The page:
canyon exploring with Michele Angileri

Fosso di Morrone Pizzuto

Morrone Pizzuto is a tall limestone spire that emerges from the woods on Lake Turano's southern shore, like a tusk on the muzzle of a wild boar. The area in which it stands is difficult to access: the steep, rocky slopes are covered with dense forest and thorny bush, there are no paths, and the lake prevents accessing from below.
Next to Morrone Pizzuto, the (artificial) lake wedges itself into a valley featuring nice waterfalls.

Name Fosso di Morrone Pizzuto
Area Lazio, Valle del Turano
Nearest village Castel di Tora
Elevation loss 140 m
Length 300 m
Highest cascade 14 m
Rock Marl limestone, tufa
Shuttle No
Explored by Disexploration: the "Zorri" team; january 2008
Exploration: Paolo De Santis; october 2020


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What you find in the detailed description

I remember ...

There are several possible types of canyon exploration. Let's see them.

Descending a creek featuring cascades and pools it is called exploration if no one ever descended it before. Usually the news of the descent is given to the community of canyoneers.

Sometimes it happens finding anchors on the edge of the falls of an unknown, undocumented canyon: they are the proof of a previous canyoning descent, so the right word is re-exploration. You may define "re-exploration" also descending a canyon of whom there are only vague and inaccurate reports.

If you descend a canyon in conditions other than those documented by the explorers you are doing a "first": "first descent in water conditions" if the canyon was explored when dry, "first canyoning descent" if the exploration was done by avoiding most falls and pools, ...

Finally there is disexploration ...
It means going through an unknown canyon without understanding a shit and giving an image of it different from the real one.
The "disexploration" is an error of perception and understanding that may be made even by skilled canyoneers. It is easier making this error if you go bottom-up, because you can see climbing possibilities that you cannot realize from above, thus making you using rope for rappelling. Let's not forget that rope is also a means of protection and not just of progression: it should also be used on passages that are in themselves downclimbable but which would expose canyoneer to serious consequences in the event of a fall ... provided you go canyoning for fun and not for some adrenaline-pumping Russian roulette.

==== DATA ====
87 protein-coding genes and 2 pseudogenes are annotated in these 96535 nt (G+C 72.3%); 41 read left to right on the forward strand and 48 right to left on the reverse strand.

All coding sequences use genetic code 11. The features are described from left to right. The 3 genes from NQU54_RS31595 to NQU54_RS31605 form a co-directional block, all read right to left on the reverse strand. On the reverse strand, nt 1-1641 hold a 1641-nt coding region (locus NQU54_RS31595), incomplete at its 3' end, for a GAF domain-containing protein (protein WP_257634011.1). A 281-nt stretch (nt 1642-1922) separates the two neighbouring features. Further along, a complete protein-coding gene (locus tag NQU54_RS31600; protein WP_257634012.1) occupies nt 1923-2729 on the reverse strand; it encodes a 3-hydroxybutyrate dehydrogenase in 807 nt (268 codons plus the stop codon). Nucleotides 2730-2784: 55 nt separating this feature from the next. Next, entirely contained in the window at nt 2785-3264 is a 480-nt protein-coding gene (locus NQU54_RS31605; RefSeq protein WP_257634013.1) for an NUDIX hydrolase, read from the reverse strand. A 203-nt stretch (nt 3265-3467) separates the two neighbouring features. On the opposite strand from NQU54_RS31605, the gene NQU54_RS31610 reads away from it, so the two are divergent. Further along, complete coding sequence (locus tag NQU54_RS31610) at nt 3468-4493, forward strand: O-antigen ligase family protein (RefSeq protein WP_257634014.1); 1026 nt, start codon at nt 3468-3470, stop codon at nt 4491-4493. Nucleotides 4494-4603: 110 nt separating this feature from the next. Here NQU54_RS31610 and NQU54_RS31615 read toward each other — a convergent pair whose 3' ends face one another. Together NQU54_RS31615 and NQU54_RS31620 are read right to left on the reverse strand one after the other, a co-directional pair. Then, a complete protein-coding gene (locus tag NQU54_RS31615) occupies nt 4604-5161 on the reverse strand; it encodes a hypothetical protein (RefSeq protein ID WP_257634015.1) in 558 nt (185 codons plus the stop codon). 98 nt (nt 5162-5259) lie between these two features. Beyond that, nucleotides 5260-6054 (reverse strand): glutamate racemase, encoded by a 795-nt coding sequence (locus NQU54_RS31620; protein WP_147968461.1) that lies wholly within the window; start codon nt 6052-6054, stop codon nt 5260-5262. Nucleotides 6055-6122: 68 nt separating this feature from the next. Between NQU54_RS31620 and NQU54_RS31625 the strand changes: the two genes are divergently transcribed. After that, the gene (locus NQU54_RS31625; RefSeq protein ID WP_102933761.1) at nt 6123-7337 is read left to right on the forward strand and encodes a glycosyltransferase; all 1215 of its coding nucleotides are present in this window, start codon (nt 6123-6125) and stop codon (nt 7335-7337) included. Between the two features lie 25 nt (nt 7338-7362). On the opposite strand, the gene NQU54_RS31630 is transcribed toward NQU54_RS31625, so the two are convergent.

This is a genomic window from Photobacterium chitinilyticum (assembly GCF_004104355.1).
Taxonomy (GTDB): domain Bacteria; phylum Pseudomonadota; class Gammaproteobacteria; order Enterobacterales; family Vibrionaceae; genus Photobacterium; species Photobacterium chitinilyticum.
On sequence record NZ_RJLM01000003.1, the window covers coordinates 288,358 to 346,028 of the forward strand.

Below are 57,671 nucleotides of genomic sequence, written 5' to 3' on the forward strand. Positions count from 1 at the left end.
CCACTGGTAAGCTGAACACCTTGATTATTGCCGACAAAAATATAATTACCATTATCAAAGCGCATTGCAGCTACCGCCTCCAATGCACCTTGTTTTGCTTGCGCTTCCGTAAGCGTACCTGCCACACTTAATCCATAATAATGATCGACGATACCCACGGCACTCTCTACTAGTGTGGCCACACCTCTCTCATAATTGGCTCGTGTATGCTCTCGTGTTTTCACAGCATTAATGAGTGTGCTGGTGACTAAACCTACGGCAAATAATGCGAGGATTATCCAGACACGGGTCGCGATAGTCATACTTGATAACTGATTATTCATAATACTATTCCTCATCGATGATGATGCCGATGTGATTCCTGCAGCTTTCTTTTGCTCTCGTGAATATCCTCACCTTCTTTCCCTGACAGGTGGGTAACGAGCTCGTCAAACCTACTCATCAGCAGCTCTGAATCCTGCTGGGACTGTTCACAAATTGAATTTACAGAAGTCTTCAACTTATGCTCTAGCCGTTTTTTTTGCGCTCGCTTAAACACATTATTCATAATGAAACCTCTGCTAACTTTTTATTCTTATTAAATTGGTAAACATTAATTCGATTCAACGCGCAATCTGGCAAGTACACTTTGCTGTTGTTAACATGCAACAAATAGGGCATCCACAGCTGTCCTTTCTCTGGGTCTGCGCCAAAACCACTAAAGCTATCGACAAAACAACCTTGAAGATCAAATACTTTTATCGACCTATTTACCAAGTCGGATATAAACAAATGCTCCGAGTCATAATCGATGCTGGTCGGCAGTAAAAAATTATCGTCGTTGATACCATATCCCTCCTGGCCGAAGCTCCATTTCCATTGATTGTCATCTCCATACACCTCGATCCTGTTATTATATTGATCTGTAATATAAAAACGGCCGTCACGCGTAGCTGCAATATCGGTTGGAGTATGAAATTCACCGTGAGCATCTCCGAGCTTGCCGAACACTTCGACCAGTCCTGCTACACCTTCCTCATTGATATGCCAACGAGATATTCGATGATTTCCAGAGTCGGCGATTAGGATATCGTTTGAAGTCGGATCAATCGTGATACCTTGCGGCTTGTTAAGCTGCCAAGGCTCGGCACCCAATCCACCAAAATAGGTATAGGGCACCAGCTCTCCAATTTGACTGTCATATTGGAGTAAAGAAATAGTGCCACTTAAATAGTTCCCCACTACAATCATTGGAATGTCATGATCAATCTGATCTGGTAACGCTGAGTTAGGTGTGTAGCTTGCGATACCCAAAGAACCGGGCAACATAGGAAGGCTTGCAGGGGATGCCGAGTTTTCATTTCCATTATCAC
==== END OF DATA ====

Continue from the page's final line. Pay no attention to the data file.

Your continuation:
Fosso di Morrone Pizzuto was disexplored in January 2008 by my friends the Zorri team. To deceive them was not only the choice to go bottom-up but also the circumstance of being in a particularly dry winter. The lake level was about ten meters lower than normal, so the Zorri could arrive at canyon's mouth by walking on a usually submerged shore. The drought allowed them to go through the canyon without getting wet, and climb falls 3 to 7 meters high thanks to the very good grip of tufa that covers them. Moreover the creek flows for the most part in a valley that allows avoiding the falls by walking/climbing on the sides (in some case it is so easy that you usually do it even descending canyoning-style).
Fosso di Morrone Pizzuto (surely not a "grand canyon") looked uninteresting to the "Zorri". In telling on their website the "exploit" with their usual joking and desecrating language, they also amicably addressed the joke towards me, calling the torrent Fosso Angileri.
Looking at the "Fosso Angileri" web page I first did the knock on wood (places, ugly or beautiful, are usually given the name of dead people ...), second I took note that the Fosso has no canyoning interest, third ... I mentally addressed to Matteo and the other Zorris those typical Roman friendly phrases that are used in these cases (something like "you dirty assholes, li mortacci vostra, ...").

Ten years later I did a systematic exploration of all the creeks on south side of Lake Turano, but still I didn't go to "Fosso Angileri", because the Zorri had showed in their web page that it was uninteresting. I realized that I had made a mistake in trusting the Zorris only when Paolo De Santis (who knew nothing about the "Fosso Angileri") descended the creek canyoning-style in good water conditions, and made some good video clips. "It is a nice canyoning route in a beautiful, wild environment", he told me. I could not believe that Paolo's videos and Zorri's photographs showed the same place ...

When I finally went to "Fosso Angileri" I found myself completely in agreement with Paolo.
And I understood the real prank unintentionally made by the Zorri team: making me believe that a nice, wild creek near home was totally uninteresting, so that I never wanted to go and see.

Copyright © 2002- Michele Angileri. All rights reserved.